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How does a family history of allergy affect weaning?

About Allergies
Allergy affects 1 in 4 people within their lifetimes, and around half of those currently affected by allergies are thought to be children (Allergy UK 2011). This is defined as an adverse immunological response which the body has to the proteins found in certain foods. It is different to intolerances where the immune system isn’t involved, although the symptoms for both can be similar.

Food allergies, alongside the other ‘allergic conditions’ have a genetic link, with the risk of getting one 20-40% higher if a parent or sibling has one, rising to 40-60% if both parents have one (Bjorksten 2005). However it is important to recognise that children from parents with no known allergies can still have up to a 20% risk of developing one (Source: Blossom and Allergy UK).

But what happens when there is a history of allergy in the family – how should this knowledge change a parent’s approach to weaning?

Allergies and Weaning
From birth, the advice for a child born into a family with a history of allergy is the same as that for any other child – ideally six months of exclusive breastfeeding as recommended by the Department of Health in the UK.

Specifically, for babies with a family history of allergies exclusive breastfeeding may offer some protection, due to the transfer of some of the mother’s natural immunity to her baby as well as other compounds such as Omega 3 fatty acids and prebiotics – which can promote development of healthy immune and digestive systems and delay incidence of allergic conditions (Greer et al 2008, van Odijk et al 2003)

Weaning should begin ideally at six months. Some babies may be ready for weaning earlier than this; if this is the case weaning should not start before 17 weeks (BDA, DoH 2007). Again this is the same recommendation for all babies. If weaning is started before 6 months then care should be taken to avoid ‘high allergy risk’ foods (such as egg, wheat, mustard, sesame, celery, fish and shellfish) until the baby is at least six months old and after consultation with a health professional. In contrast, delaying weaning beyond the age of six months is not recommended either, as babies’ natural iron stores start to run low and they need more ‘energy dense’ foods.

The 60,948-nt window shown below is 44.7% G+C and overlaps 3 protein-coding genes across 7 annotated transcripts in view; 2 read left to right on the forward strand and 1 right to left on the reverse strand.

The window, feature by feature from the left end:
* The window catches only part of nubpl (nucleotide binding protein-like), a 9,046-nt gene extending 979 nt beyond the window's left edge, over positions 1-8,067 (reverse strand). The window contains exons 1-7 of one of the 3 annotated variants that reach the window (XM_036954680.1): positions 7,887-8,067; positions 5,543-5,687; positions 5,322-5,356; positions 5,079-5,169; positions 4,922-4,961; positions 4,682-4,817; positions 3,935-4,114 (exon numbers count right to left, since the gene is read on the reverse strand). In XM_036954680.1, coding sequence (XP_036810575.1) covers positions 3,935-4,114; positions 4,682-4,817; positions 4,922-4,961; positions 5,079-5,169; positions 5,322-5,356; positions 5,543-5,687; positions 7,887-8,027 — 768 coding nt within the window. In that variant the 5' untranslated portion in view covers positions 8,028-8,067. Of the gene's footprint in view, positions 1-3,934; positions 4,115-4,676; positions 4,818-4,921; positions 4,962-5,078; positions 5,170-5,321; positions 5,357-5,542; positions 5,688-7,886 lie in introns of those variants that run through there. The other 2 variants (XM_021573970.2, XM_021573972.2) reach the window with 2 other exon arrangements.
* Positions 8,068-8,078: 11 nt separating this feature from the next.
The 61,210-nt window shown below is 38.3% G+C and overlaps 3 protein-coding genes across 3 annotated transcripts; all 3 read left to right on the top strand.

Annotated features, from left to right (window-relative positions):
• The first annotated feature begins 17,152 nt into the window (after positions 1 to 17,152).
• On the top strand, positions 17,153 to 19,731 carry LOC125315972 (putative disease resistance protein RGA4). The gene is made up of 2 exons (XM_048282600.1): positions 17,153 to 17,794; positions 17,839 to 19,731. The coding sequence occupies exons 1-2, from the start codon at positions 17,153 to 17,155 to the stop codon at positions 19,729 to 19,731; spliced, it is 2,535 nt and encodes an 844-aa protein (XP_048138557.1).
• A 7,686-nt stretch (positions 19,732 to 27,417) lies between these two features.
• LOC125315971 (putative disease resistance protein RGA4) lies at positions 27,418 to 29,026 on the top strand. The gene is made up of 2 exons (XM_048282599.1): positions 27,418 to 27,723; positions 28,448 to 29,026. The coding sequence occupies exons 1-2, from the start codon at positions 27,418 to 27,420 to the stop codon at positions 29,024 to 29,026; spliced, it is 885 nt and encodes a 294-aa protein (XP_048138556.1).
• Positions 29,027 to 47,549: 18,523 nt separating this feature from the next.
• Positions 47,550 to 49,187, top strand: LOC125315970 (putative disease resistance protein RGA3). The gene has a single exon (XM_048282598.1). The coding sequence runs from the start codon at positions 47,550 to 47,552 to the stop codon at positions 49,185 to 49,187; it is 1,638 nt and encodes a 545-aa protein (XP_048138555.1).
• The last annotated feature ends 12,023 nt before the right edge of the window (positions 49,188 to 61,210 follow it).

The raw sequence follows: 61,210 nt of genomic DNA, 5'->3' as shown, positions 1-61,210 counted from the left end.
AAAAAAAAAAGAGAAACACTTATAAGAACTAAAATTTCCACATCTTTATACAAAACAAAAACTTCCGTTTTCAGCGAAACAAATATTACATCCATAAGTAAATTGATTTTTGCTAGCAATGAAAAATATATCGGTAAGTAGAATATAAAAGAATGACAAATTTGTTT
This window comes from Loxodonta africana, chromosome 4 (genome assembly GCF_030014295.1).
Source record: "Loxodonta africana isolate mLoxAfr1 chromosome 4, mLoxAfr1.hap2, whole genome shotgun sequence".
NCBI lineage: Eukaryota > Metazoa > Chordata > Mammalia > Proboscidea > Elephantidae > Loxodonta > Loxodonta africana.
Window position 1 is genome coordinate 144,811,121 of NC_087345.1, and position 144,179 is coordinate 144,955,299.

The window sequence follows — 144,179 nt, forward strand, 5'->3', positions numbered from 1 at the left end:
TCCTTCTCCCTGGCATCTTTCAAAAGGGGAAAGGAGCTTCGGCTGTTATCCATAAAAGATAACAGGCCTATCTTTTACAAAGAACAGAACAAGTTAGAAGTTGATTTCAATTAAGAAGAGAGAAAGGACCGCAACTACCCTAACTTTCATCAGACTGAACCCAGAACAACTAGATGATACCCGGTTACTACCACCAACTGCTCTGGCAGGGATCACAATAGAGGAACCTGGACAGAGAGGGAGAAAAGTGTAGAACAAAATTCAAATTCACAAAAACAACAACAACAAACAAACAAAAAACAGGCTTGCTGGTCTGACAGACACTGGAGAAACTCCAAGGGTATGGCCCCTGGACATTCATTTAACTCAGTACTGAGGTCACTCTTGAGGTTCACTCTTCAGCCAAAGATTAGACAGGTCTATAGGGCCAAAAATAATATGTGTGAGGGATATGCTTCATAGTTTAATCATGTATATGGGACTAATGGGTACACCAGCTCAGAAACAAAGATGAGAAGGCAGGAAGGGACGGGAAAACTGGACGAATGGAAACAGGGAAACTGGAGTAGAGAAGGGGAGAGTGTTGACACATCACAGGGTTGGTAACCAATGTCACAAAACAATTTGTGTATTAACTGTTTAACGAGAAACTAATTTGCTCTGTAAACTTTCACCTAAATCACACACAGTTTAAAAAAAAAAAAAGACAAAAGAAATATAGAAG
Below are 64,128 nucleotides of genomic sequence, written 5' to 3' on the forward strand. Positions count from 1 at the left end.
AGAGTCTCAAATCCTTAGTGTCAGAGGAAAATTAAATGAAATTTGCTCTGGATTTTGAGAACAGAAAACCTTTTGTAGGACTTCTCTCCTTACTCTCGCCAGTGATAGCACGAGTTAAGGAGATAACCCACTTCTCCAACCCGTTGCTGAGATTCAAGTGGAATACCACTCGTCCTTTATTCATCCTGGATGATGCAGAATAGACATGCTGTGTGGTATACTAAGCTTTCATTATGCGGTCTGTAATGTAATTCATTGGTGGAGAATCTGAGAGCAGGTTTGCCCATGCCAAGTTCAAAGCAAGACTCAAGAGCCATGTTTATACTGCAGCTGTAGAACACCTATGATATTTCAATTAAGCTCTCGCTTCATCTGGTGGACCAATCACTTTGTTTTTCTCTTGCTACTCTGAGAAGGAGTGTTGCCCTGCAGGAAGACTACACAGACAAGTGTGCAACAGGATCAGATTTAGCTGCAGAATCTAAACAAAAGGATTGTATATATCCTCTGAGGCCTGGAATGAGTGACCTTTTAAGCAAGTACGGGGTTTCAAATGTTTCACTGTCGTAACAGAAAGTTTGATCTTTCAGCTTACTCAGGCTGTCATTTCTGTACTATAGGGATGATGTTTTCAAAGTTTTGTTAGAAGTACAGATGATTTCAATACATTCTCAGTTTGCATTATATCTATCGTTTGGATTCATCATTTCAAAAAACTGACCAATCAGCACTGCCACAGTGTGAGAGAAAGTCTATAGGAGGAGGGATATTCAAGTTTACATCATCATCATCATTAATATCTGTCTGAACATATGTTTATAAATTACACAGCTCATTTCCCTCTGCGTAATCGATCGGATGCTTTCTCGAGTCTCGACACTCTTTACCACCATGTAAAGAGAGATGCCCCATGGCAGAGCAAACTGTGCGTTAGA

Appropriate food choices for first weaning include potatoes, starchy vegetables, rice and soft fruits, all well cooked and blended to a smooth puree. A good piece of advice for parents with a family history of allergy is to introduce each new food one at a time, every other day, including all of the high allergy foods after six months of age. That way they can watch carefully for signs of an allergy, and if they see any symptoms they can be fairly sure which food has caused it. It also helps to provide a sense of control around the situation and alleviate some anxiety. A food diary can be useful for this. Once foods have been well accepted singly these can then be consumed together.

If an allergy is suspected
If a parent has a good reason to suspect their child may be allergic to a particular ingredient (for example, if all other siblings are allergic to egg) then this food should not be fed to the child without first seeking medical advice.

Similarly, if symptoms are noticed with a particular food type, no matter how small, this food should not be fed to the child again without speaking to a GP or being referred to an allergist.


Allergy UK, ‘What is Allergy?’ article, available at: [Accessed 05/10/11]

Austin, J.B., Kaur, B., Anderson, H.R., Burr, M. (1999) Hay fever, eczema and wheeze: a nationwide UK study (International Study of Asthma and Allergies in Childhood – ISAAC), Archives of Disease in Children, Vol 81 pages 225-230.

Bjorksten, B. (2005) Genetic and environmental risk factors for the development of food allergy, Current Opinion in Allergy and Clinical Immunology, Vol 5 pages 249-253.

British Dietetic Association Specialist Paediatric Group, Weaning infants onto solid foods; a position statement, available online at: [Accessed 17/10/11]

Department of Health (2007) ‘Weaning – starting solid food’ – a leaflet produced by the Department of Health and NHS, available online at: [Accessed 17/10/11]

Greer, et al (2008) Effects of early nutritional interventions on the development of atopic disease in infants and children, Paediatrics, Vol 121 (1), pages 183-191.

Van Odijk, J., Kull, I., Borres, M.P., Brandtzaeg, P, Edberg, U., Hanson, L.A., Host, A., Kuitunen, M., Olsen, S.F., Skerfving, S., Sundell, J., Willie, S. (2003) Breastfeeding and allergic disease: a multidisciplinary review of the literature (1966-2001) on the mode of early feeding in infancy and its impact on later atopic manifestations, Allergy, Vol 58 (9) pages 833-843.